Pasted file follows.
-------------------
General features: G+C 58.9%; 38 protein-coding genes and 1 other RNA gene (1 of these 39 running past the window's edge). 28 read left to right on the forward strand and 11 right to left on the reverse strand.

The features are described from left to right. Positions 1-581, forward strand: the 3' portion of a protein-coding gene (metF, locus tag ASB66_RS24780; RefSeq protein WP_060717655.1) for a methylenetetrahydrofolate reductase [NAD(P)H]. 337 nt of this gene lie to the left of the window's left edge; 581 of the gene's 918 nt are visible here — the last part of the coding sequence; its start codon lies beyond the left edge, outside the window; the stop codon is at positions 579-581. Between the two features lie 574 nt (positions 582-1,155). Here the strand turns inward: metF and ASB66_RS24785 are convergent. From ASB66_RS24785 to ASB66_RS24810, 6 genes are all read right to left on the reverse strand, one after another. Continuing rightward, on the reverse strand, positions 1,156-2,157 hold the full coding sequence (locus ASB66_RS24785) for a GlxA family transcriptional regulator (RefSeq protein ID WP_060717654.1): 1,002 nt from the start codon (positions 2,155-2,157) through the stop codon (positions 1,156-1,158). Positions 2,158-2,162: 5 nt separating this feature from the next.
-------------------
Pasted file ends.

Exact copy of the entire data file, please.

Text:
General features: G+C 58.9%; 38 protein-coding genes and 1 other RNA gene (1 of these 39 running past the window's edge). 28 read left to right on the forward strand and 11 right to left on the reverse strand.

The features are described from left to right. Positions 1-581, forward strand: the 3' portion of a protein-coding gene (metF, locus tag ASB66_RS24780; RefSeq protein WP_060717655.1) for a methylenetetrahydrofolate reductase [NAD(P)H]. 337 nt of this gene lie to the left of the window's left edge; 581 of the gene's 918 nt are visible here — the last part of the coding sequence; its start codon lies beyond the left edge, outside the window; the stop codon is at positions 579-581. Between the two features lie 574 nt (positions 582-1,155). Here the strand turns inward: metF and ASB66_RS24785 are convergent. From ASB66_RS24785 to ASB66_RS24810, 6 genes are all read right to left on the reverse strand, one after another. Continuing rightward, on the reverse strand, positions 1,156-2,157 hold the full coding sequence (locus ASB66_RS24785) for a GlxA family transcriptional regulator (RefSeq protein ID WP_060717654.1): 1,002 nt from the start codon (positions 2,155-2,157) through the stop codon (positions 1,156-1,158). Positions 2,158-2,162: 5 nt separating this feature from the next.